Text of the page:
Simandou iron ore fight could be settled out of court

Vale said it might consider settling the Simandou iron ore fight with Rio Tinto out of court.

Rio claims that BSG Resources stole the mining rights for Simandou blocks 1 and 2 in 2008 and later entered an agreement with Vale who had already obtained propriety knowledge, after Rio spent more than a decade and hundreds of millions of dollars in developing the site.

In its filed complaint, Rio stated that negotiations between it and Vale started in 2008, and Rio provided the information regarding Simandou.

It stated that “as Vale quickly surmised, gaining control of the Simandou deposit would strengthen Vale's position in the world's high-grade iron ore market, since the only other comparable source is Vale's own Carajas Iron Ore Mine in Brazil”.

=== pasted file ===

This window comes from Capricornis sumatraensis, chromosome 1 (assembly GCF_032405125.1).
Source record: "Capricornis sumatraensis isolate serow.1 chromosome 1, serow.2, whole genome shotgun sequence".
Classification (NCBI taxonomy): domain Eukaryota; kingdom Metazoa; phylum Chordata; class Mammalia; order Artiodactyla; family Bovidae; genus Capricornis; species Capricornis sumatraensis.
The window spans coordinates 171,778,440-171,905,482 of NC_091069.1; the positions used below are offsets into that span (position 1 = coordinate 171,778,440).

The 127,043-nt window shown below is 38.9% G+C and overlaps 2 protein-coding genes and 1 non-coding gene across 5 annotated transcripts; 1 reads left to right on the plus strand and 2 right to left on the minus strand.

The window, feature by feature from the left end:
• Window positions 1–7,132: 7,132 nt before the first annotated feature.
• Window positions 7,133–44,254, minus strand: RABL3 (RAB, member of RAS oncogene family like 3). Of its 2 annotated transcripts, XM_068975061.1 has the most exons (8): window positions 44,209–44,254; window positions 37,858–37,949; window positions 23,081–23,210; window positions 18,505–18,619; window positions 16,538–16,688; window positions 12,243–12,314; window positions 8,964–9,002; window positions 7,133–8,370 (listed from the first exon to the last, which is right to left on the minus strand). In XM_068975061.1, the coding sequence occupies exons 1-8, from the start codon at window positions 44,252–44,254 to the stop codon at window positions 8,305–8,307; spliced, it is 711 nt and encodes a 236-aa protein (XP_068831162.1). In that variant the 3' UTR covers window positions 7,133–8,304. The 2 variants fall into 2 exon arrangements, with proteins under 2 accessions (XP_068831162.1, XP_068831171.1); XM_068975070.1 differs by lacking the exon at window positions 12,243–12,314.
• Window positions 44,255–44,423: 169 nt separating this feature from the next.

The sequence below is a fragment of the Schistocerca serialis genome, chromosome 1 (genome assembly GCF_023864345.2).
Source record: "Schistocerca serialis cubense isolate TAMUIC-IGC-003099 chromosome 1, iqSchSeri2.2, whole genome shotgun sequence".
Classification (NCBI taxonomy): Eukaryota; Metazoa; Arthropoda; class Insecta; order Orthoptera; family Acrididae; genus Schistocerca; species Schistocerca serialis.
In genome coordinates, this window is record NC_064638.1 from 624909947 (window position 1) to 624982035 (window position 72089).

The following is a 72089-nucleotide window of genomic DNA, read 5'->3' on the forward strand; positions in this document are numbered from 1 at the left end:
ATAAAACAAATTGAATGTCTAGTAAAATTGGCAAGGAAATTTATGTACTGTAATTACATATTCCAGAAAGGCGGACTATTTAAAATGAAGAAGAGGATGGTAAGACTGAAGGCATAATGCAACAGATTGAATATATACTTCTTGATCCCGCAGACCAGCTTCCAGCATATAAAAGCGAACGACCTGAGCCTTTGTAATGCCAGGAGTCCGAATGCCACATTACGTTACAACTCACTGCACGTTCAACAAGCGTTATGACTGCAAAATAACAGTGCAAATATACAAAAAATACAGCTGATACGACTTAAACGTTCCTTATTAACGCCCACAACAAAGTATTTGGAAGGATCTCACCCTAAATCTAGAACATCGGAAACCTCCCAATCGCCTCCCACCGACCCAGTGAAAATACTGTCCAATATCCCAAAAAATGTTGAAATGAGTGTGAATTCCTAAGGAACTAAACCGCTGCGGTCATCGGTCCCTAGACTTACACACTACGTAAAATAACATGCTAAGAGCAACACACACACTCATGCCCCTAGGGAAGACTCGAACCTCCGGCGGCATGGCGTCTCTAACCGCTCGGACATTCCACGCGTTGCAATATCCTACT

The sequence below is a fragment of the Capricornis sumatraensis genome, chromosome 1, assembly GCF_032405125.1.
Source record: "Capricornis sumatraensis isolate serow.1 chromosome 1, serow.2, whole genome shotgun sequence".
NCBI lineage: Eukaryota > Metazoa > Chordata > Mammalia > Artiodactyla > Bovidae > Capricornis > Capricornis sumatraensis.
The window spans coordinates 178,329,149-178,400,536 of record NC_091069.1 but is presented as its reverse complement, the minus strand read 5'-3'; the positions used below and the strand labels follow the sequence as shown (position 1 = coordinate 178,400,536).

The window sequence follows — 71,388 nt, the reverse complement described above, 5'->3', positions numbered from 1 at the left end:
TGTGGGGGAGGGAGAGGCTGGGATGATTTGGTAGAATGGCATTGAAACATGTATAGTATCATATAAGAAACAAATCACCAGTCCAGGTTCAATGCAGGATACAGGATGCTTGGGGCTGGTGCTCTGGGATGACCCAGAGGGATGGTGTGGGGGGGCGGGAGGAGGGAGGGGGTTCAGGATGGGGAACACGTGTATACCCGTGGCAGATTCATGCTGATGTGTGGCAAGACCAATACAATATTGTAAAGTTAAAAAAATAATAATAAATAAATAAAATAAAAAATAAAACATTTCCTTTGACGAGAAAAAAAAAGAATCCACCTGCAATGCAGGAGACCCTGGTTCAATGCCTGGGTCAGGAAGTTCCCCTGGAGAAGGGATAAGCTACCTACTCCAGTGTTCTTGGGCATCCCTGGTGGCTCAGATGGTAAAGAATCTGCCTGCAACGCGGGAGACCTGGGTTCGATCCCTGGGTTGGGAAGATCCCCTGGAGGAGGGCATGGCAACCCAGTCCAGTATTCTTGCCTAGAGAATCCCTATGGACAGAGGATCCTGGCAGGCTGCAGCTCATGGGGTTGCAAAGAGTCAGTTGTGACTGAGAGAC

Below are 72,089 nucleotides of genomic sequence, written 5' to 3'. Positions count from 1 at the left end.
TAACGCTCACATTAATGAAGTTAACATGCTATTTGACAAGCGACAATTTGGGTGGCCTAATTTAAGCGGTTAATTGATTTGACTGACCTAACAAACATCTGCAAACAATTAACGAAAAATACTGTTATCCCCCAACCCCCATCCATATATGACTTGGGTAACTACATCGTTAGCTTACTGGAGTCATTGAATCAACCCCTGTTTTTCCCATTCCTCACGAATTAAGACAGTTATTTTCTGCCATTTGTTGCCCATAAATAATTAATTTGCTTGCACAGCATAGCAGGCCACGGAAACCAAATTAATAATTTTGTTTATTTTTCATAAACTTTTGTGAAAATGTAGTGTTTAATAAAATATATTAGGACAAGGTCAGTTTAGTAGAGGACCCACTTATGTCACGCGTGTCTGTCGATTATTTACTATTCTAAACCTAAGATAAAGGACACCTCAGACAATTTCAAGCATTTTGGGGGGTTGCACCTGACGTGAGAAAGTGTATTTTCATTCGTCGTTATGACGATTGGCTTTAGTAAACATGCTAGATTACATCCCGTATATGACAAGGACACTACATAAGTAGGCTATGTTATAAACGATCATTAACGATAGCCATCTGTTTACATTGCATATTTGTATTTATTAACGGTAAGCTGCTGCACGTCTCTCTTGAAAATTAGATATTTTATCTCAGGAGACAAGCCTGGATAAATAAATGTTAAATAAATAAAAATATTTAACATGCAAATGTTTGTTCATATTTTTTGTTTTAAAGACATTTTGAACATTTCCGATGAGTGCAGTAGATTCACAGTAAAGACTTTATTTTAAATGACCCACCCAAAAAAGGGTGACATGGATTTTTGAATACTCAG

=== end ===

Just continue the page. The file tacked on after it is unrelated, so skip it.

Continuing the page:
The miner went on to state that Vale and BSRG “entered into a conspiracy to misappropriate Rio Tinto’s Simandou rights” and used a campaign of bribery to do so.

It stated that Vale and BSGR then paid a $200 million bribe to the Guinean minister of mines, Mahmoud Thiam, for his assistance in “unlawfully securing Rio Tinto’s Simandou rights”.

Following the revelation of this information, the Guinean Government revoked all of BSGR and Vale’s mining licences for both the Simandou and Zogota concessions in the country.

According to Dow Jones, Vale’s general counsel Clovis Torres said the miner may be willing to settle the case out of court, but "never as an acceptance of guilt."

"What may be even more absurd than this lawsuit is the high cost of legal processes in the US," Torres said.

"So to avoid the additional absurdity of incurring even more costs, we could without a doubt think of something along those lines."

BSG Resources has denied the allegations as has Guinea’s former mines minister.

"I'm not in a settling mood," Thiam said.

"I'll exact my pound of flesh before this process ends."

BSGR has begun arbitration with the International Centre for Settlement of Investment Disputes against the Government of Guina and its president, Alpha Conde for stripping the company of the resource.

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